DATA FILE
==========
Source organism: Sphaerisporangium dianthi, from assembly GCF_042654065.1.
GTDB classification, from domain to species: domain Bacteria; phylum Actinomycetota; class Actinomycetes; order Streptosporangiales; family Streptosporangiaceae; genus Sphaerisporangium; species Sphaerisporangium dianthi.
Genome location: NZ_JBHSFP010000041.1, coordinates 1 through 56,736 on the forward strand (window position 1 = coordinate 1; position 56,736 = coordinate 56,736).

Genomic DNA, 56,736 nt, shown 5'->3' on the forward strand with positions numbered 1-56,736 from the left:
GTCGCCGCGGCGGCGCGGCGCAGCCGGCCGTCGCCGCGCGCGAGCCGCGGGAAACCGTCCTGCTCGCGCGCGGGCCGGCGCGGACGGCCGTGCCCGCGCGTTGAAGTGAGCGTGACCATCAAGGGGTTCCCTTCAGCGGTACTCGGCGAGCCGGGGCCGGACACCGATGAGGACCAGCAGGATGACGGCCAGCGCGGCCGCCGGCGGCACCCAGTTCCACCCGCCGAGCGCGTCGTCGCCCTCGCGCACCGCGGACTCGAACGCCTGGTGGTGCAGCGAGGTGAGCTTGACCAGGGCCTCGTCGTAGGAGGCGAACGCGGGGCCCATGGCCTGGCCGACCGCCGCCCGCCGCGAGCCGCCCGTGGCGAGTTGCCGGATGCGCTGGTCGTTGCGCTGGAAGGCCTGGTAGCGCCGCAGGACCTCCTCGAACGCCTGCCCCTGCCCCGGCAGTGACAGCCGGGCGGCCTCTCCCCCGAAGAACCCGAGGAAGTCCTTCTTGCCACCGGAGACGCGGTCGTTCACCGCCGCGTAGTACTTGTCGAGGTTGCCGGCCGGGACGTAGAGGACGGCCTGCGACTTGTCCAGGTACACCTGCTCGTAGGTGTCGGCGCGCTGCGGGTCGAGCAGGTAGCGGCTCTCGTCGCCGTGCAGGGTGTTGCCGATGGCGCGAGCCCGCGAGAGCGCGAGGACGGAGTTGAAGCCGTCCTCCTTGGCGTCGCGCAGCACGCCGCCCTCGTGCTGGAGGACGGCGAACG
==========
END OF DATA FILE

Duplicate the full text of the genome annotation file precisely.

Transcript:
Source organism: Sphaerisporangium dianthi, from assembly GCF_042654065.1.
GTDB classification, from domain to species: domain Bacteria; phylum Actinomycetota; class Actinomycetes; order Streptosporangiales; family Streptosporangiaceae; genus Sphaerisporangium; species Sphaerisporangium dianthi.
Genome location: NZ_JBHSFP010000041.1, coordinates 1 through 56,736 on the forward strand (window position 1 = coordinate 1; position 56,736 = coordinate 56,736).

Genomic DNA, 56,736 nt, shown 5'->3' on the forward strand with positions numbered 1-56,736 from the left:
GTCGCCGCGGCGGCGCGGCGCAGCCGGCCGTCGCCGCGCGCGAGCCGCGGGAAACCGTCCTGCTCGCGCGCGGGCCGGCGCGGACGGCCGTGCCCGCGCGTTGAAGTGAGCGTGACCATCAAGGGGTTCCCTTCAGCGGTACTCGGCGAGCCGGGGCCGGACACCGATGAGGACCAGCAGGATGACGGCCAGCGCGGCCGCCGGCGGCACCCAGTTCCACCCGCCGAGCGCGTCGTCGCCCTCGCGCACCGCGGACTCGAACGCCTGGTGGTGCAGCGAGGTGAGCTTGACCAGGGCCTCGTCGTAGGAGGCGAACGCGGGGCCCATGGCCTGGCCGACCGCCGCCCGCCGCGAGCCGCCCGTGGCGAGTTGCCGGATGCGCTGGTCGTTGCGCTGGAAGGCCTGGTAGCGCCGCAGGACCTCCTCGAACGCCTGCCCCTGCCCCGGCAGTGACAGCCGGGCGGCCTCTCCCCCGAAGAACCCGAGGAAGTCCTTCTTGCCACCGGAGACGCGGTCGTTCACCGCCGCGTAGTACTTGTCGAGGTTGCCGGCCGGGACGTAGAGGACGGCCTGCGACTTGTCCAGGTACACCTGCTCGTAGGTGTCGGCGCGCTGCGGGTCGAGCAGGTAGCGGCTCTCGTCGCCGTGCAGGGTGTTGCCGATGGCGCGAGCCCGCGAGAGCGCGAGGACGGAGTTGAAGCCGTCCTCCTTGGCGTCGCGCAGCACGCCGCCCTCGTGCTGGAGGACGGCGAACG